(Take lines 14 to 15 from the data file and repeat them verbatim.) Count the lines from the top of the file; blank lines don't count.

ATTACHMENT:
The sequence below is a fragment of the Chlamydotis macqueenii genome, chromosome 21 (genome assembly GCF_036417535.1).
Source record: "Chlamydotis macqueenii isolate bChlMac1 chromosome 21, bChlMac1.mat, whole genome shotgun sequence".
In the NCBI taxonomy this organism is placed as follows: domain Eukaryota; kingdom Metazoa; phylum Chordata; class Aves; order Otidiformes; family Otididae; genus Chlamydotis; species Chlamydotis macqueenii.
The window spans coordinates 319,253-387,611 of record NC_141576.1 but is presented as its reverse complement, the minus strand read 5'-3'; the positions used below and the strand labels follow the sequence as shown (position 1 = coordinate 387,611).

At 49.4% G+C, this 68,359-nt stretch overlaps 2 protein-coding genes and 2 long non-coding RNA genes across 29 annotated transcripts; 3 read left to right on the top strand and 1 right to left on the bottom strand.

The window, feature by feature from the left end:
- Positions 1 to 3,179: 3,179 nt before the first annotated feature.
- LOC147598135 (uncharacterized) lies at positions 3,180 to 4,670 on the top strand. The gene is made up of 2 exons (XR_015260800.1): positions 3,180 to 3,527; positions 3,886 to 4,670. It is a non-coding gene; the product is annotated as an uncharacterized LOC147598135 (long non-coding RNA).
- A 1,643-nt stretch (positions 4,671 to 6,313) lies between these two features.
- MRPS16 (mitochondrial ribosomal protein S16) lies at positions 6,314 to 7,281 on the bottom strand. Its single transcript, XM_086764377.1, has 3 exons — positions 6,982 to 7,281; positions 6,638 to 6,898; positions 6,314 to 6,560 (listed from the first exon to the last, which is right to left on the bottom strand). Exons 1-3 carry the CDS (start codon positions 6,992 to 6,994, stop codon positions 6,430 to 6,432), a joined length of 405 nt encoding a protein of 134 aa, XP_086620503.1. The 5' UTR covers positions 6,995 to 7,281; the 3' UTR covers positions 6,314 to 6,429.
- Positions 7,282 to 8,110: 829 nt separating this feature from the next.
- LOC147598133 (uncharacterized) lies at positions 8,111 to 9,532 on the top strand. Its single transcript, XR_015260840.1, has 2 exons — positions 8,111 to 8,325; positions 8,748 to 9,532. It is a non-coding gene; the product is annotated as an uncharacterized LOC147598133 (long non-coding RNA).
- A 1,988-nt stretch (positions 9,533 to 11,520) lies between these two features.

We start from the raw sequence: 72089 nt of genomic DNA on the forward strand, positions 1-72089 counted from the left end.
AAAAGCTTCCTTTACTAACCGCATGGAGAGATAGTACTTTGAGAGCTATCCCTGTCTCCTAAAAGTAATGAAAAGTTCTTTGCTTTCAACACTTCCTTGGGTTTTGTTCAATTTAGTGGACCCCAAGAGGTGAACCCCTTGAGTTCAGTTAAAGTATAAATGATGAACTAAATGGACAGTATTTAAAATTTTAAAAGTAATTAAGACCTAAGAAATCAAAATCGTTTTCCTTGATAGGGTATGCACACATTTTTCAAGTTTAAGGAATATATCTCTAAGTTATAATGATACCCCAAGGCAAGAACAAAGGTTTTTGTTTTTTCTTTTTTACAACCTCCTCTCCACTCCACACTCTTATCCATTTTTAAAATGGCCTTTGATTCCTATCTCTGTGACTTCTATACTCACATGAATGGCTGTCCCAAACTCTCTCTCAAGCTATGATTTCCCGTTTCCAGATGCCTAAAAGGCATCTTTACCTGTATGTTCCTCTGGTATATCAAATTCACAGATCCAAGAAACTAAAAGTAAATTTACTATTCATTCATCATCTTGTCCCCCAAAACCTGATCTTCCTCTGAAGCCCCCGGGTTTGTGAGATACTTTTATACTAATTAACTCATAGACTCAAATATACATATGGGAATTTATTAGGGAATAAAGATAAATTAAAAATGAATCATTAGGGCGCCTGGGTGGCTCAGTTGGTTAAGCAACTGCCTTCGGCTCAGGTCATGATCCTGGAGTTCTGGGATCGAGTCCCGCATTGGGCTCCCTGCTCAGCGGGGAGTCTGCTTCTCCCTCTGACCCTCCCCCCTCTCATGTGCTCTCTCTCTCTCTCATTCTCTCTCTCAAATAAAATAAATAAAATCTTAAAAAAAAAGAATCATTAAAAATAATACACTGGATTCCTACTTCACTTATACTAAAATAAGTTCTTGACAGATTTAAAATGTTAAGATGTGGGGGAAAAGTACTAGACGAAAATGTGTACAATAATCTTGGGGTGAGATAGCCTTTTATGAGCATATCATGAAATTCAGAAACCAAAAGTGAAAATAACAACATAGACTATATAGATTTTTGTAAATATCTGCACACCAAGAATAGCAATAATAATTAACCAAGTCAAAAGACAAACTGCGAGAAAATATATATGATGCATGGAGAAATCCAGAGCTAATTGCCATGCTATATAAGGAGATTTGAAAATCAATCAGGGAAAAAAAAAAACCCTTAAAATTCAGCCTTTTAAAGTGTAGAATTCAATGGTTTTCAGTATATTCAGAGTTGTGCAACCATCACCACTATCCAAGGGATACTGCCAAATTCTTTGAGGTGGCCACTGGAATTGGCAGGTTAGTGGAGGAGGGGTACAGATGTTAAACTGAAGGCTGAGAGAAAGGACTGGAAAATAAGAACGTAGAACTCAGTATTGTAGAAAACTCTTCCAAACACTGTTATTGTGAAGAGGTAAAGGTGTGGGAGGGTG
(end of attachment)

We start from the raw sequence: 72089 nt of genomic DNA on the forward strand, positions 1-72089 counted from the left end.
AAAAGCTTCCTTTACTAACCGCATGGAGAGATAGTACTTTGAGAGCTATCCCTGTCTCCTAAAAGTAATGAAAAGTTCTTTGCTTTCAACACTTCCTTGGGTTTTGTTCAATTTAGTGGACCCCAAGAGGTGAACCCCTTGAGTTCAGTTAAAGTATAAATGATGAACTAAATGGACAGTATTTAAAATTTTAAAAGTAATTAAGACCTAAGAAATCAAAATCGTTTTCCTTGATAGGGTATGCACACATTTTTCAAGTTTAAGGAATATATCTCTAAGTTATAATGATACCCCAAGGCAAGAACAAAGGTTTTTGTTTTTTCTTTTTTACAACCTCCTCTCCACTCCACACTCTTATCCATTTTTAAAATGGCCTTTGATTCCTATCTCTGTGACTTCTATACTCACATGAATGGCTGTCCCAAACTCTCTCTCAAGCTATGATTTCCCGTTTCCAGATGCCTAAAAGGCATCTTTACCTGTATGTTCCTCTGGTATATCAAATTCACAGATCCAAGAAACTAAAAGTAAATTTACTATTCATTCATCATCTTGTCCCCCAAAACCTGATCTTCCTCTGAAGCCCCCGGGTTTGTGAGATACTTTTATACTAATTAACTCATAGACTCAAATATACATATGGGAATTTATTAGGGAATAAAGATAAATTAAAAATGAATCATTAGGGCGCCTGGGTGGCTCAGTTGGTTAAGCAACTGCCTTCGGCTCAGGTCATGATCCTGGAGTTCTGGGATCGAGTCCCGCATTGGGCTCCCTGCTCAGCGGGGAGTCTGCTTCTCCCTCTGACCCTCCCCCCTCTCATGTGCTCTCTCTCTCTCTCATTCTCTCTCTCAAATAAAATAAATAAAATCTTAAAAAAAAAGAATCATTAAAAATAATACACTGGATTCCTACTTCACTTATACTAAAATAAGTTCTTGACAGATTTAAAATGTTAAGATGTGGGGGAAAAGTACTAGACGAAAATGTGTACAATAATCTTGGGGTGAGATAGCCTTTTATGAGCATATCATGAAATTCAGAAACCAAAAGTGAAAATAACAACATAGACTATATAGATTTTTGTAAATATCTGCACACCAAGAATAGCAATAATAATTAACCAAGTCAAAAGACAAACTGCGAGAAAATATATATGATGCATGGAGAAATCCAGAGCTAATTGCCATGCTATATAAGGAGATTTGAAAATCAATCAGGGAAAAAAAAAAACCCTTAAAATTCAGCCTTTTAAAGTGTAGAATTCAATGGTTTTCAGTATATTCAGAGTTGTGCAACCATCACCACTATCCAAGGGATACTGCCAAATTCTTTGAGGTGGCCACTGGAATTGGCAGGTTAGTGGAGGAGGGGTACAGATGTTAAACTGAAGGCTGAGAGAAAGGACTGGAAAATAAGAACGTAGAACTCAGTATTGTAGAAAACTCTTCCAAACACTGTTATTGTGAAGAGGTAAAGGTGTGGGAGGGTG